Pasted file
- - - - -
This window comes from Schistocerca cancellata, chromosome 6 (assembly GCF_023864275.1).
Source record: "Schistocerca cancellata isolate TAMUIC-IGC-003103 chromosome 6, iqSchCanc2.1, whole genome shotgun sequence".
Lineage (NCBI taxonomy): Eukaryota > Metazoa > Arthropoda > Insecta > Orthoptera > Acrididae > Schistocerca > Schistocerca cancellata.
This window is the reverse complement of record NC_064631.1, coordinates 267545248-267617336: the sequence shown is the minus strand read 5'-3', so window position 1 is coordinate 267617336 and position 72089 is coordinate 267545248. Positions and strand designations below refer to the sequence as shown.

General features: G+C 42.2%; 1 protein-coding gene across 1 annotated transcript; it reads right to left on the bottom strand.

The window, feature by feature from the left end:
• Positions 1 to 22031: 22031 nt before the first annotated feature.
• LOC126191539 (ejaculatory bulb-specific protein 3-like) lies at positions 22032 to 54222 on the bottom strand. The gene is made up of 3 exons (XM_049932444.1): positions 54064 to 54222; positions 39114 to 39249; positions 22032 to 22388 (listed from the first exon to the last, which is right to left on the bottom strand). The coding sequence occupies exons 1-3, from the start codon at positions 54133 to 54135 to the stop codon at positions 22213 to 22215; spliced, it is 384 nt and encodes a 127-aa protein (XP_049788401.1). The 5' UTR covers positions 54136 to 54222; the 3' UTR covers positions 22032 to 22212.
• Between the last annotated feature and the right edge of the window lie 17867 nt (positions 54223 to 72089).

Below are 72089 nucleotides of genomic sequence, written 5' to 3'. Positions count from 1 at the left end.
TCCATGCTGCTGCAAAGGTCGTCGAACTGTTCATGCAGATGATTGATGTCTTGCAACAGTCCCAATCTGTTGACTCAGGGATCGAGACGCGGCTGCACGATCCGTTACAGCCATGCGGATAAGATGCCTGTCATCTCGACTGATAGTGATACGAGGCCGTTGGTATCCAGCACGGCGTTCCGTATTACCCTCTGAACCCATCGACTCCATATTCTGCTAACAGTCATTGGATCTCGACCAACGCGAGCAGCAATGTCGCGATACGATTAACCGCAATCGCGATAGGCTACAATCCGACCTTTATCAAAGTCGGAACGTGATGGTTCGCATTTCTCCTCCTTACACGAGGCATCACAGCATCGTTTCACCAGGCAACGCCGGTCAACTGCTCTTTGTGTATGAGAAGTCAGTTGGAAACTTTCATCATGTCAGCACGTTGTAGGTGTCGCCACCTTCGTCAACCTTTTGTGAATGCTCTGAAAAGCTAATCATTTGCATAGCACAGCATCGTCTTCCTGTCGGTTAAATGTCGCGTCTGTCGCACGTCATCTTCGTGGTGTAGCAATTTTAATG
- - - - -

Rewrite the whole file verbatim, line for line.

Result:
This window comes from Schistocerca cancellata, chromosome 6 (assembly GCF_023864275.1).
Source record: "Schistocerca cancellata isolate TAMUIC-IGC-003103 chromosome 6, iqSchCanc2.1, whole genome shotgun sequence".
Lineage (NCBI taxonomy): Eukaryota > Metazoa > Arthropoda > Insecta > Orthoptera > Acrididae > Schistocerca > Schistocerca cancellata.
This window is the reverse complement of record NC_064631.1, coordinates 267545248-267617336: the sequence shown is the minus strand read 5'-3', so window position 1 is coordinate 267617336 and position 72089 is coordinate 267545248. Positions and strand designations below refer to the sequence as shown.

General features: G+C 42.2%; 1 protein-coding gene across 1 annotated transcript; it reads right to left on the bottom strand.

The window, feature by feature from the left end:
• Positions 1 to 22031: 22031 nt before the first annotated feature.
• LOC126191539 (ejaculatory bulb-specific protein 3-like) lies at positions 22032 to 54222 on the bottom strand. The gene is made up of 3 exons (XM_049932444.1): positions 54064 to 54222; positions 39114 to 39249; positions 22032 to 22388 (listed from the first exon to the last, which is right to left on the bottom strand). The coding sequence occupies exons 1-3, from the start codon at positions 54133 to 54135 to the stop codon at positions 22213 to 22215; spliced, it is 384 nt and encodes a 127-aa protein (XP_049788401.1). The 5' UTR covers positions 54136 to 54222; the 3' UTR covers positions 22032 to 22212.
• Between the last annotated feature and the right edge of the window lie 17867 nt (positions 54223 to 72089).

Below are 72089 nucleotides of genomic sequence, written 5' to 3'. Positions count from 1 at the left end.
TCCATGCTGCTGCAAAGGTCGTCGAACTGTTCATGCAGATGATTGATGTCTTGCAACAGTCCCAATCTGTTGACTCAGGGATCGAGACGCGGCTGCACGATCCGTTACAGCCATGCGGATAAGATGCCTGTCATCTCGACTGATAGTGATACGAGGCCGTTGGTATCCAGCACGGCGTTCCGTATTACCCTCTGAACCCATCGACTCCATATTCTGCTAACAGTCATTGGATCTCGACCAACGCGAGCAGCAATGTCGCGATACGATTAACCGCAATCGCGATAGGCTACAATCCGACCTTTATCAAAGTCGGAACGTGATGGTTCGCATTTCTCCTCCTTACACGAGGCATCACAGCATCGTTTCACCAGGCAACGCCGGTCAACTGCTCTTTGTGTATGAGAAGTCAGTTGGAAACTTTCATCATGTCAGCACGTTGTAGGTGTCGCCACCTTCGTCAACCTTTTGTGAATGCTCTGAAAAGCTAATCATTTGCATAGCACAGCATCGTCTTCCTGTCGGTTAAATGTCGCGTCTGTCGCACGTCATCTTCGTGGTGTAGCAATTTTAATG